Thursday, July 5, 2012
Alliance Founder Horan Endorses SEC Recommendations, Blasts Comment Process as Lacking Integrity
By a MetNews Staff Writer
A retired Los Angeles Superior Court judge and founder of the Alliance of California Judges has urged the Judicial Council to move quickly to implement the recommendations of the Strategic Evaluation Committee.
Charles Horan, who left office last year after 23 years on the bench, submitted his views as part of a public comment process set up by the Judicial Council. But he called that process flawed, saying it was “unfairly structured to guarantee a skewed result” in favor of the status quo.
The SEC report, presented to Chief Justice Tani Cantil-Sakauye in late May, was critical of virtually every facet of the operations of the Administrative Office of the Courts. It made nearly 150 recommendations for changes.
The chief justice referred the report to the council’s Executive and Planning Committee, chaired by Fourth District Court of Appeal Justice Douglas Miller. The council opened a “rolling public comment period” at its June 21 meeting.
Horan, who emphasized that he speaks only for himself, and who provided a copy of his comments to the MetNews, criticized the plan to publish the names of all commenters. This means that “honest employees” of the AOC who spoke candidly to the SEC under promise of confidentiality will not be able to repeat their comments to the AOC.
This further means that “Justice Miller’s explicit promise made at the Council meeting of June 21 that he would jealously protect the integrity of the process cannot be kept,” Horan insisted.
He also suggested that “judges...struggling with budget cuts, court closures, and staff layoffs—will rightly ask: ‘Why should we tell you what we have told you again and again, when you refuse to act on what we say?’”
Public comment is unnecessary, he argued, because the AOC has gotten all the advice it needs over the past six years in the form of internal and external reports and surveys, culminating with the SEC report.
The “recurring themes” of those reports, Horan characterized, were that “the AOC is a dysfunctional, control-oriented, bloated and overstaffed agency which habitually oversteps its bounds, and cannot be counted on to deliver trustworthy information to the state’s judges, the legislature, or even the Council” because of “a seeming inability to engage in thoughtful analysis.”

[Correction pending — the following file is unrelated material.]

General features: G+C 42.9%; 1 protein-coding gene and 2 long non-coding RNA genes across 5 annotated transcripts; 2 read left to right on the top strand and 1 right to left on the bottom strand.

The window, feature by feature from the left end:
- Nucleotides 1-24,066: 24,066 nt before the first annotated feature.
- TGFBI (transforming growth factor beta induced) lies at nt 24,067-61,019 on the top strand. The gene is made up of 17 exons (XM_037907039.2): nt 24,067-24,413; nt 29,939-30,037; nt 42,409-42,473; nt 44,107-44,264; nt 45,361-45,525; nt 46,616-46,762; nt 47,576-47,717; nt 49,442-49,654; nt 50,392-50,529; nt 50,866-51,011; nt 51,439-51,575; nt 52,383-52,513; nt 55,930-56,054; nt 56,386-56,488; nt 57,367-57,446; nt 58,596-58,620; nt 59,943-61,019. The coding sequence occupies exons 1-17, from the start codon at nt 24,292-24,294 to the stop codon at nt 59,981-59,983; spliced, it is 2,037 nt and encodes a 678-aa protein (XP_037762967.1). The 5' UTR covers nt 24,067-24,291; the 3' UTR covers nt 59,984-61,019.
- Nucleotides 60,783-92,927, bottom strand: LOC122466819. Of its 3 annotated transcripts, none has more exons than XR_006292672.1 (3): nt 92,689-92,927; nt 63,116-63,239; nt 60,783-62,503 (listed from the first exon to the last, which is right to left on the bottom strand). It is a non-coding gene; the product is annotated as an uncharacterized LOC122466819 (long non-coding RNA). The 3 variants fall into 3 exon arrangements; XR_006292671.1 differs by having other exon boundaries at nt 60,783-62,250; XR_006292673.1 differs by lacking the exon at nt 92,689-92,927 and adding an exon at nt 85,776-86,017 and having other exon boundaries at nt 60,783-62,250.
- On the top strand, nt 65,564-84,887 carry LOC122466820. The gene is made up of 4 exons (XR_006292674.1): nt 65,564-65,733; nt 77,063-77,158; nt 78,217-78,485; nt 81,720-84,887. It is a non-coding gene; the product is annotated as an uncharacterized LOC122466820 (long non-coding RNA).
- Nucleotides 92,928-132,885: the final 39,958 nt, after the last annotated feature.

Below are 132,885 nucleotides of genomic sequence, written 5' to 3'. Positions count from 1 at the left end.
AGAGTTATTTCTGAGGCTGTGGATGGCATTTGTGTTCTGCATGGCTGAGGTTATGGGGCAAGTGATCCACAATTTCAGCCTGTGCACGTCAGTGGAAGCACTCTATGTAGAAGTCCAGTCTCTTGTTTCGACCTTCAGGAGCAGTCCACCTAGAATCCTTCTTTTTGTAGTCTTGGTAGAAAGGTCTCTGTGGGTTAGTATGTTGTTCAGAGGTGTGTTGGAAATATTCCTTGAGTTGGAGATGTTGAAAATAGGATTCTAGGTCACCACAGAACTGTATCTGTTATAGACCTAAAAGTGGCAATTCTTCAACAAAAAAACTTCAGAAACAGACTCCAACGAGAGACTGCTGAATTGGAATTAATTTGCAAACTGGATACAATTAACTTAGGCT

Rather than engage in “further discussion, study, surveys, and hand-wringing,” the jurist wrote, the council should move forward with reform.
The council, he went on to say, has stepped far beyond the limited role set forth in the state Constitution, which makes it a rulemaking and recommending body. Instead of performing that straightforward role, he said, it has spent the past 15 years or so making broad policy pronouncements that the unaccountable AOC has used as a license to act “as it sees fit, often with little guidance, oversight, or apparent care...and with no measure of success or failure.”
He further rejected suggestions that a successor to recently retired Administrative Director of the Courts William Vickrey be in place before the council acts on the SEC report. The council, not the director, needs to be in the forefront of reform, Horan said.
Also commenting on the SEC report was former Los Angeles Superior Court Presiding Judge Charles W. McCoy Jr. In a letter dated last week, a copy of which was obtained by the MetNews.
McCoy urged that committee’s recommendations that the AOC be required to provide the council with “a business case analysis, including a full range of options and impacts, before undertaking any branch-wide project or initiative” and that it “employ an appropriate business case analysis of the scope and direction of significant projects or initiatives, taking into account the range of fiscal, operational, and other impacts to the courts” be “adopted immediately and implemented without delay.”
Previous proposals to require such analysis were rejected by the council, including during the time he was a member, McCoy noted. This “has proved to have been a tragic error leading to profound adverse consequences, as demonstrated by subsequent events involving CCMS and other costly Branch spending initiatives.”
Copyright 2012, Metropolitan News Company